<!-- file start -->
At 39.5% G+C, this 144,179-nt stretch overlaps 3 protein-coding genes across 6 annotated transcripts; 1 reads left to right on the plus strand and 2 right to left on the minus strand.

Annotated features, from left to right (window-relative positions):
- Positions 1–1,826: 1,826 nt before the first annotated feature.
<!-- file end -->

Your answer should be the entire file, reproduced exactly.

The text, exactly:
At 39.5% G+C, this 144,179-nt stretch overlaps 3 protein-coding genes across 6 annotated transcripts; 1 reads left to right on the plus strand and 2 right to left on the minus strand.

Annotated features, from left to right (window-relative positions):
- Positions 1–1,826: 1,826 nt before the first annotated feature.